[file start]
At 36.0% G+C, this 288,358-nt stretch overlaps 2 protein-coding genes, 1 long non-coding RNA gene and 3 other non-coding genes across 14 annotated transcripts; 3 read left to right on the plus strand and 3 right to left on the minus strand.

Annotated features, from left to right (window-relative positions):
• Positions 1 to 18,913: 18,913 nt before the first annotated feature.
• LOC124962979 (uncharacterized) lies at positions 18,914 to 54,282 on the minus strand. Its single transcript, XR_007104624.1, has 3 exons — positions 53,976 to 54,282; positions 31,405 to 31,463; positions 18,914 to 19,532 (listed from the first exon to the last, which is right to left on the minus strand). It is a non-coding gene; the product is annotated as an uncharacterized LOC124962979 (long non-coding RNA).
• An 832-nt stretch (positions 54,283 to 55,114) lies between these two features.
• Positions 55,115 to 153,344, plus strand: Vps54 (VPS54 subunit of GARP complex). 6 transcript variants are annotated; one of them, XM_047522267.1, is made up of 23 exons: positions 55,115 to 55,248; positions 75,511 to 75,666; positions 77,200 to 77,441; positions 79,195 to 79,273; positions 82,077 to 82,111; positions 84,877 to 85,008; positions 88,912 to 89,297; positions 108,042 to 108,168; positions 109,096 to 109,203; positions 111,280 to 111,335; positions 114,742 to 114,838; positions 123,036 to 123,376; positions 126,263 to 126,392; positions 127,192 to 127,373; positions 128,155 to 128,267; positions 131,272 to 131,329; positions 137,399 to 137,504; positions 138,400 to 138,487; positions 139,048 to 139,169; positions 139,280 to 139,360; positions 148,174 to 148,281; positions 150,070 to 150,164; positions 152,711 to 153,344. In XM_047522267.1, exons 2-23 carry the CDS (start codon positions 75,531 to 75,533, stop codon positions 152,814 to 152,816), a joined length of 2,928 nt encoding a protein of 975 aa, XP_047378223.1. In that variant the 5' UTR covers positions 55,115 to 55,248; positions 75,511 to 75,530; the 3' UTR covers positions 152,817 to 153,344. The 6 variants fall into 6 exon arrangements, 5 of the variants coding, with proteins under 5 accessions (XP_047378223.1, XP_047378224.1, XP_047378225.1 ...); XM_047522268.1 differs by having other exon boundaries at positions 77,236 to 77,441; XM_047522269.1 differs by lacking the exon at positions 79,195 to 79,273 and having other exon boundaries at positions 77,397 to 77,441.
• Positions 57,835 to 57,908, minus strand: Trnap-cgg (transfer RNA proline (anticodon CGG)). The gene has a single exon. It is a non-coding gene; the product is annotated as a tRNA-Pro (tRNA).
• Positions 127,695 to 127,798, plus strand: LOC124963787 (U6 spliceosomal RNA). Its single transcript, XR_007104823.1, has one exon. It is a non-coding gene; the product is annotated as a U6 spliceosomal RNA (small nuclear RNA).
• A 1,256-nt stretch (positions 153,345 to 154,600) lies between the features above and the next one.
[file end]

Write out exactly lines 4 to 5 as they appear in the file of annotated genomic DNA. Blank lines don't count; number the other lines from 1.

• LOC124962979 (uncharacterized) lies at positions 18,914 to 54,282 on the minus strand. Its single transcript, XR_007104624.1, has 3 exons — positions 53,976 to 54,282; positions 31,405 to 31,463; positions 18,914 to 19,532 (listed from the first exon to the last, which is right to left on the minus strand). It is a non-coding gene; the product is annotated as an uncharacterized LOC124962979 (long non-coding RNA).
• An 832-nt stretch (positions 54,283 to 55,114) lies between these two features.